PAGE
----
Here are excerpts:

THINKADVISOR: What’s the FIRE movement?

TRAVIS SHAKESPEARE: FIRE stands for “Financial Independence, Retire Early.” But it’s really a misnomer to call it early retirement. The point is to retire from mandatory work. But there’s no easy acronym for “No Longer Needs Mandatory Work to Survive”! Most people think of retirement as golfing and watching a lot of television. It’s absurd to apply that traditional definition to a 30-year-old because they’re just getting started. FIRE is more about freedom than about retirement.

What’s the main goal?

A big part is finding your happiness and the real value in life. We’re told to value lots of things that consumer and advertising culture tells us to. FIRE questions that.

The philosophy seems to be that you don’t have to work for “the man” till you retire in the traditional sense – instead,  you can work for yourself.

Right. There’s a correlation between FIRE walkers and the bohemian drop-out culture of the 60s. The difference is that the bohemians didn’t need to have a million dollars to drop out!

But FIRE is a different way of expressing the same thing — they don’t want [to continue] to do mandatory work.

Where will that get them?

They’re liberating themselves so they can do whatever they want – start a business, go back to school, join the Peace Corps.

(Related: Don’t Trust Computers to Pick Stocks: Gary Smith)

 

Why have you made a documentary film about FIRE?

I want to inspire a whole new category of people who could be interested in improving their financial literacy and may want to take advantage of the low-cost optimized strategies of the FIRE movement.

I read that you aspired to interview John Bogle for the film — but he isn’t in it.

One reason we don’t have big celebrities in the movie – like Jack Bogle, Tony Robbins or Warren Buffett – is that we asked some but couldn’t get any. But then, I thought, it’s really a good thing not to have those big voices.

Why?

Because this is a grass roots movement. It’s not their movement.  It’s a really smart group of young people who are trying to change their financial lives completely and go against the whole message of consumerism.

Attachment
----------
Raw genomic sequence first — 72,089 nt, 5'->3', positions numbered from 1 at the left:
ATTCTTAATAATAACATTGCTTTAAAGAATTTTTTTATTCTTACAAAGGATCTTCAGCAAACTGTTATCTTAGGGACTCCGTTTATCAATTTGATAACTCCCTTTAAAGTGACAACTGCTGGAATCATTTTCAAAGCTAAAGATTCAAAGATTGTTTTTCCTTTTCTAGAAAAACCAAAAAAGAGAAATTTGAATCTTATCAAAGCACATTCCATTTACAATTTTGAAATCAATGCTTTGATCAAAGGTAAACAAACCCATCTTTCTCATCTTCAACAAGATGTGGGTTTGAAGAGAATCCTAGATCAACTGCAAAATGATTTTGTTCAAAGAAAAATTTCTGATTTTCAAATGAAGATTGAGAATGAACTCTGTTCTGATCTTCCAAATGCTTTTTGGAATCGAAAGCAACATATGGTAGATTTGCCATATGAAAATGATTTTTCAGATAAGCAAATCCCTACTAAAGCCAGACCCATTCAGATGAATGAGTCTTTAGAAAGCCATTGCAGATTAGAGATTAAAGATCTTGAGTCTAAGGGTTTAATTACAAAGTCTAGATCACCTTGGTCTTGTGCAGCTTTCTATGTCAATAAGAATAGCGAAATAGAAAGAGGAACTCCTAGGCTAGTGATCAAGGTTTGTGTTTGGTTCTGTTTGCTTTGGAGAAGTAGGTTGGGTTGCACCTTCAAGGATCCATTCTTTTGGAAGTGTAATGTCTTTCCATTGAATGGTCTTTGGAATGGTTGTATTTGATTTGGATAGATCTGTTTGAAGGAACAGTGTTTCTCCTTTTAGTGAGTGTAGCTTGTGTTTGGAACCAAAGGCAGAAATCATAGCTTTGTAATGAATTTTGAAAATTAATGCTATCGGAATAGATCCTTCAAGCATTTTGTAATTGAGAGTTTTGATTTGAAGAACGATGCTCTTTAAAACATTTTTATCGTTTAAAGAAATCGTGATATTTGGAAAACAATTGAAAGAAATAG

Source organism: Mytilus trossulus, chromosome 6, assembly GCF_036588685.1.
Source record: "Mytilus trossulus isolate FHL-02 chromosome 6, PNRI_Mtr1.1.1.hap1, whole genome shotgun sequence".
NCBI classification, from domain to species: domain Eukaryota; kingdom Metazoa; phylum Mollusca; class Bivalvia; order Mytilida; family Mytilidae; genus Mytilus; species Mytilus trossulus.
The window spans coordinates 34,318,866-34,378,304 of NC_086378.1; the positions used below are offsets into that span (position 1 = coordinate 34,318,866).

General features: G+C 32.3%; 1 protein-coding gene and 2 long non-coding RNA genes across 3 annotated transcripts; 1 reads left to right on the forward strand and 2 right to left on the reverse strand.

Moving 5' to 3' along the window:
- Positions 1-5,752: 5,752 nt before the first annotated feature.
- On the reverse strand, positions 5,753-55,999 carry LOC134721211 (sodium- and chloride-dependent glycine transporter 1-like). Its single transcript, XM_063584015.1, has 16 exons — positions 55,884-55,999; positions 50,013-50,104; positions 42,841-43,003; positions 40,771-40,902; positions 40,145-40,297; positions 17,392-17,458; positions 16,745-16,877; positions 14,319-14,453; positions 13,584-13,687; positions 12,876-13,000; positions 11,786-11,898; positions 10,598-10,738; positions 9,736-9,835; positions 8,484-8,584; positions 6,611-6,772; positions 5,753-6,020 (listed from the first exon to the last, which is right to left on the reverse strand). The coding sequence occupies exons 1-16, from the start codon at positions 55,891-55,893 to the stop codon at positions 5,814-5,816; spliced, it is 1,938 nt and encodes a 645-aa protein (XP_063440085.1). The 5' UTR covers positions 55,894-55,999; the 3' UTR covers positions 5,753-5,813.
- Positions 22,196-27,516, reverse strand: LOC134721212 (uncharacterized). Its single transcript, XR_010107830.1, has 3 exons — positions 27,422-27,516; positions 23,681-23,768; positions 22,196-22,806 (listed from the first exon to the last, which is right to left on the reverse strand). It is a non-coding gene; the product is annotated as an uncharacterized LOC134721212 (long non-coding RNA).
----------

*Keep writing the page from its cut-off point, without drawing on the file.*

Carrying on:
What are some of the key financial principles they must stick to?

Keep costs low and pay as little in fees and taxes as possible.

So do the FIRE walkers use robo-advisors to invest?

No. Most do it themselves.

Where do financial advisors come in? They would of course charge for their services.

Many of the founders are engineers and computer programmers, who are very good at relying on science and math and avoiding the emotional component of investing. So for them, the price of hand-holding from a financial advisor doesn’t make sense.

How about serving others in the movement?

There’s a place for advisors to provide some services — those who are fully in line with the client’s best interest. The emotional part of investing is serious and very important. If I were an advisor, one thing I’d try to sell my clients on is to understand how to value your time vs. your money.

On his blog, Mr. Money Mustache — Pete Adeney — who left his job as a software engineer, recommends financial and accounting products, for which he receives commissions. Do other FIRE bloggers have similar arrangements?

Yes. They have affiliate advertising links. Mr. Money Mustache does very rigorous testing with his own money before he ever recommends anything. In time, he’ll even revoke a recommendation if he sees the product isn’t panning out.

Were most of the FIRE people earning high salaries before they joined the movement?